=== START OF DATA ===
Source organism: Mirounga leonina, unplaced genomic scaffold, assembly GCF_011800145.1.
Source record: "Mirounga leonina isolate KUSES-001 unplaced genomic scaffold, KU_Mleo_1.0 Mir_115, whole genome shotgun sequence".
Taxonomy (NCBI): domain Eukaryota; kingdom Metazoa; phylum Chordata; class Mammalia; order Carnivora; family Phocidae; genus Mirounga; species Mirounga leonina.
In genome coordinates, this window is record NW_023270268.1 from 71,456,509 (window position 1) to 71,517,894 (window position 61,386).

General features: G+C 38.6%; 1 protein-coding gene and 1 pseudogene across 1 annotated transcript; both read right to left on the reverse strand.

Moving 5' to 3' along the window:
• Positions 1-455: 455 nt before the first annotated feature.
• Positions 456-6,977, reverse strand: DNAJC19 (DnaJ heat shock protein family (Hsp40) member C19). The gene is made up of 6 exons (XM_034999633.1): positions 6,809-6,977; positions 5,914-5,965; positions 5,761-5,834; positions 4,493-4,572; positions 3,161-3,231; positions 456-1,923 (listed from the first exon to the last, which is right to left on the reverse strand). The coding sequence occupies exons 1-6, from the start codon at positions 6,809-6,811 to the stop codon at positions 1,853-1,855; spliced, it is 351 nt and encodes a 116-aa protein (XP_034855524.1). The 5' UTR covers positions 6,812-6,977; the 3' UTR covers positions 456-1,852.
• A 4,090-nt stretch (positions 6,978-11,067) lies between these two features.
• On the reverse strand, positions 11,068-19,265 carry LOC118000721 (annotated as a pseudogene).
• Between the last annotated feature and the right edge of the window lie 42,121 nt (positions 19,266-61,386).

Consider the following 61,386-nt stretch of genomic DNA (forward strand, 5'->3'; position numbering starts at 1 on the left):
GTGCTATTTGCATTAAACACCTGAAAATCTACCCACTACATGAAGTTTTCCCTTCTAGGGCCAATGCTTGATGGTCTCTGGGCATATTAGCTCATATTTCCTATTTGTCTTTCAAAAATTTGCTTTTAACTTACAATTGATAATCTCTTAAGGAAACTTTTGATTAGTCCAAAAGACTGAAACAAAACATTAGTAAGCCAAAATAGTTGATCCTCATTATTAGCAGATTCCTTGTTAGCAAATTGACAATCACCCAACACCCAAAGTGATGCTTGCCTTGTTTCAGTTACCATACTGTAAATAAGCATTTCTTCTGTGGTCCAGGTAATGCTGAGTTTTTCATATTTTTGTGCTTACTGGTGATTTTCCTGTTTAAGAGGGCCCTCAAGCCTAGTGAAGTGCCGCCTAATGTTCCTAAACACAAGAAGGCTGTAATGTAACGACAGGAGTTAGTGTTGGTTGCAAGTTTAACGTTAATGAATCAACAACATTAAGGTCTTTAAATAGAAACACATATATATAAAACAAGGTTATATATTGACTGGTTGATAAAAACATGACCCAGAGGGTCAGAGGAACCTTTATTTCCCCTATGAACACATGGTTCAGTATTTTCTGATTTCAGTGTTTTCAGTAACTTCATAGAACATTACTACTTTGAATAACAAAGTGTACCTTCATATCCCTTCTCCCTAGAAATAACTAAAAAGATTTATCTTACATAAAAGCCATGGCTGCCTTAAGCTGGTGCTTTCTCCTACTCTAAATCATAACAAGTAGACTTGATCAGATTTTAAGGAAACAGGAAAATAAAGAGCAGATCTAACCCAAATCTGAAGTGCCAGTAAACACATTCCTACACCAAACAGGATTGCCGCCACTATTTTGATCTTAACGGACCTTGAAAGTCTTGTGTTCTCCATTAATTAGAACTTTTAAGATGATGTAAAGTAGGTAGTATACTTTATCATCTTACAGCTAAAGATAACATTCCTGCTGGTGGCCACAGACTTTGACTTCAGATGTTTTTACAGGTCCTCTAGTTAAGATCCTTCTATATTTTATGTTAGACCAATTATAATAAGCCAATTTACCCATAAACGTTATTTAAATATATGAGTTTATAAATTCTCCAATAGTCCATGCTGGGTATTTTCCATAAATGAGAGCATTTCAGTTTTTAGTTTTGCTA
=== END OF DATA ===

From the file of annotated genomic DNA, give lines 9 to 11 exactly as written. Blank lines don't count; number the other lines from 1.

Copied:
• A 4,090-nt stretch (positions 6,978-11,067) lies between these two features.
• On the reverse strand, positions 11,068-19,265 carry LOC118000721 (annotated as a pseudogene).
• Between the last annotated feature and the right edge of the window lie 42,121 nt (positions 19,266-61,386).